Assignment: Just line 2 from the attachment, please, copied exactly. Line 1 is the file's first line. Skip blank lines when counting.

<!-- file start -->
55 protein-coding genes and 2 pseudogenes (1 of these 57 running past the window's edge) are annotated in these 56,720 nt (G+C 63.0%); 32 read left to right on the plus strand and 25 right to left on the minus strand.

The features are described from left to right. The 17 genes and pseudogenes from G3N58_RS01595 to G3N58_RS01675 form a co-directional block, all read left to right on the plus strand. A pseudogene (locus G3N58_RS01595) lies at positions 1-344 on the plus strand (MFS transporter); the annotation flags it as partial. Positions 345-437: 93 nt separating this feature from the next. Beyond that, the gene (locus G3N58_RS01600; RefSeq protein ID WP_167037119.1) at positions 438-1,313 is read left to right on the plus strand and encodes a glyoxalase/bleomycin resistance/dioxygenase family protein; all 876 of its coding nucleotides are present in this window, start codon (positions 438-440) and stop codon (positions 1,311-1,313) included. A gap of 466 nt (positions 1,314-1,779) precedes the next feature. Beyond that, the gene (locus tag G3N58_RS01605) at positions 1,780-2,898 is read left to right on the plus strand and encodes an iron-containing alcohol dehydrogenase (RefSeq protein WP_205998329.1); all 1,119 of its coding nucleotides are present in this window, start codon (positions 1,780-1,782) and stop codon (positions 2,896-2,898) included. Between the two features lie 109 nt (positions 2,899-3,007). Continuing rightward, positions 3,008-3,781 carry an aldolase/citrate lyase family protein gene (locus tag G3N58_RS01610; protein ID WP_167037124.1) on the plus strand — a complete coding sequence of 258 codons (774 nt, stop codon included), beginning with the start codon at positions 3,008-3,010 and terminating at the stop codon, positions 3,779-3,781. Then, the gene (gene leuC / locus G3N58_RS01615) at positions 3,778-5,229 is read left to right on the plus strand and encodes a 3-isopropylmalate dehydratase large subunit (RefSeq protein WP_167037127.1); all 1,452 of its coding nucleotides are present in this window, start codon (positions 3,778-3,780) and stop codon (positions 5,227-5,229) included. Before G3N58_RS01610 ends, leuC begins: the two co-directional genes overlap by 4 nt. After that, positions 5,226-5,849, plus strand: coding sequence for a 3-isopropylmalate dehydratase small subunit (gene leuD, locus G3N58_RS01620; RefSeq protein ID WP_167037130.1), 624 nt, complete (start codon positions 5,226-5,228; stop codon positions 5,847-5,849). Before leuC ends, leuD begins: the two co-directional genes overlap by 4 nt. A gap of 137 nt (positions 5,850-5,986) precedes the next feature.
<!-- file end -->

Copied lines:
The features are described from left to right. The 17 genes and pseudogenes from G3N58_RS01595 to G3N58_RS01675 form a co-directional block, all read left to right on the plus strand. A pseudogene (locus G3N58_RS01595) lies at positions 1-344 on the plus strand (MFS transporter); the annotation flags it as partial. Positions 345-437: 93 nt separating this feature from the next. Beyond that, the gene (locus G3N58_RS01600; RefSeq protein ID WP_167037119.1) at positions 438-1,313 is read left to right on the plus strand and encodes a glyoxalase/bleomycin resistance/dioxygenase family protein; all 876 of its coding nucleotides are present in this window, start codon (positions 438-440) and stop codon (positions 1,311-1,313) included. A gap of 466 nt (positions 1,314-1,779) precedes the next feature. Beyond that, the gene (locus tag G3N58_RS01605) at positions 1,780-2,898 is read left to right on the plus strand and encodes an iron-containing alcohol dehydrogenase (RefSeq protein WP_205998329.1); all 1,119 of its coding nucleotides are present in this window, start codon (positions 1,780-1,782) and stop codon (positions 2,896-2,898) included. Between the two features lie 109 nt (positions 2,899-3,007). Continuing rightward, positions 3,008-3,781 carry an aldolase/citrate lyase family protein gene (locus tag G3N58_RS01610; protein ID WP_167037124.1) on the plus strand — a complete coding sequence of 258 codons (774 nt, stop codon included), beginning with the start codon at positions 3,008-3,010 and terminating at the stop codon, positions 3,779-3,781. Then, the gene (gene leuC / locus G3N58_RS01615) at positions 3,778-5,229 is read left to right on the plus strand and encodes a 3-isopropylmalate dehydratase large subunit (RefSeq protein WP_167037127.1); all 1,452 of its coding nucleotides are present in this window, start codon (positions 3,778-3,780) and stop codon (positions 5,227-5,229) included. Before G3N58_RS01610 ends, leuC begins: the two co-directional genes overlap by 4 nt. After that, positions 5,226-5,849, plus strand: coding sequence for a 3-isopropylmalate dehydratase small subunit (gene leuD, locus G3N58_RS01620; RefSeq protein ID WP_167037130.1), 624 nt, complete (start codon positions 5,226-5,228; stop codon positions 5,847-5,849). Before leuC ends, leuD begins: the two co-directional genes overlap by 4 nt. A gap of 137 nt (positions 5,850-5,986) precedes the next feature.